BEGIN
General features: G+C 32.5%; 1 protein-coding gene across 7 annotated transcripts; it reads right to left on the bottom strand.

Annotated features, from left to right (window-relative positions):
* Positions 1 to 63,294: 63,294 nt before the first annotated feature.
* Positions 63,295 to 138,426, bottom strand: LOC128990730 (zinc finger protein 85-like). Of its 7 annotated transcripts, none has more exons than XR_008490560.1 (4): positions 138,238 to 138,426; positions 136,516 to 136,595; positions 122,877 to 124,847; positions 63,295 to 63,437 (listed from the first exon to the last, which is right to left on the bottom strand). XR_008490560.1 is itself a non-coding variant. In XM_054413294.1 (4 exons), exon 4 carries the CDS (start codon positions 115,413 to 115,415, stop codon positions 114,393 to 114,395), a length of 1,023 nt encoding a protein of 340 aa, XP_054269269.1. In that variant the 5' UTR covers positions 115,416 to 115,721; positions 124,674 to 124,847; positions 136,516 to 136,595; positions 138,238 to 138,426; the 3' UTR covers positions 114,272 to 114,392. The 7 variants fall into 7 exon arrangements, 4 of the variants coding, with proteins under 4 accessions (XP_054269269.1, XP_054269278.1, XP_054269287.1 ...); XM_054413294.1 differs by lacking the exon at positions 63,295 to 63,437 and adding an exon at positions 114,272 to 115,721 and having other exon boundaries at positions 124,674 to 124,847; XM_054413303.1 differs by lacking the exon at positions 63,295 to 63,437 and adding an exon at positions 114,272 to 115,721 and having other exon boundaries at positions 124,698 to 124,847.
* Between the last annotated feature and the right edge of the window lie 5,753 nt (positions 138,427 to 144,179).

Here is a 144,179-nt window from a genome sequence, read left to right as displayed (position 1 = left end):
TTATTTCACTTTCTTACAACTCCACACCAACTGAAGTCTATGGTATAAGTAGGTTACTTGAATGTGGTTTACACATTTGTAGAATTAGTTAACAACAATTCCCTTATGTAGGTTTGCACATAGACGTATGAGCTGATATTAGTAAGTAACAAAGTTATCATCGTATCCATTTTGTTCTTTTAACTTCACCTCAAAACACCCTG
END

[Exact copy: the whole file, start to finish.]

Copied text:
General features: G+C 32.5%; 1 protein-coding gene across 7 annotated transcripts; it reads right to left on the bottom strand.

Annotated features, from left to right (window-relative positions):
* Positions 1 to 63,294: 63,294 nt before the first annotated feature.
* Positions 63,295 to 138,426, bottom strand: LOC128990730 (zinc finger protein 85-like). Of its 7 annotated transcripts, none has more exons than XR_008490560.1 (4): positions 138,238 to 138,426; positions 136,516 to 136,595; positions 122,877 to 124,847; positions 63,295 to 63,437 (listed from the first exon to the last, which is right to left on the bottom strand). XR_008490560.1 is itself a non-coding variant. In XM_054413294.1 (4 exons), exon 4 carries the CDS (start codon positions 115,413 to 115,415, stop codon positions 114,393 to 114,395), a length of 1,023 nt encoding a protein of 340 aa, XP_054269269.1. In that variant the 5' UTR covers positions 115,416 to 115,721; positions 124,674 to 124,847; positions 136,516 to 136,595; positions 138,238 to 138,426; the 3' UTR covers positions 114,272 to 114,392. The 7 variants fall into 7 exon arrangements, 4 of the variants coding, with proteins under 4 accessions (XP_054269269.1, XP_054269278.1, XP_054269287.1 ...); XM_054413294.1 differs by lacking the exon at positions 63,295 to 63,437 and adding an exon at positions 114,272 to 115,721 and having other exon boundaries at positions 124,674 to 124,847; XM_054413303.1 differs by lacking the exon at positions 63,295 to 63,437 and adding an exon at positions 114,272 to 115,721 and having other exon boundaries at positions 124,698 to 124,847.
* Between the last annotated feature and the right edge of the window lie 5,753 nt (positions 138,427 to 144,179).

Here is a 144,179-nt window from a genome sequence, read left to right as displayed (position 1 = left end):
TTATTTCACTTTCTTACAACTCCACACCAACTGAAGTCTATGGTATAAGTAGGTTACTTGAATGTGGTTTACACATTTGTAGAATTAGTTAACAACAATTCCCTTATGTAGGTTTGCACATAGACGTATGAGCTGATATTAGTAAGTAACAAAGTTATCATCGTATCCATTTTGTTCTTTTAACTTCACCTCAAAACACCCTG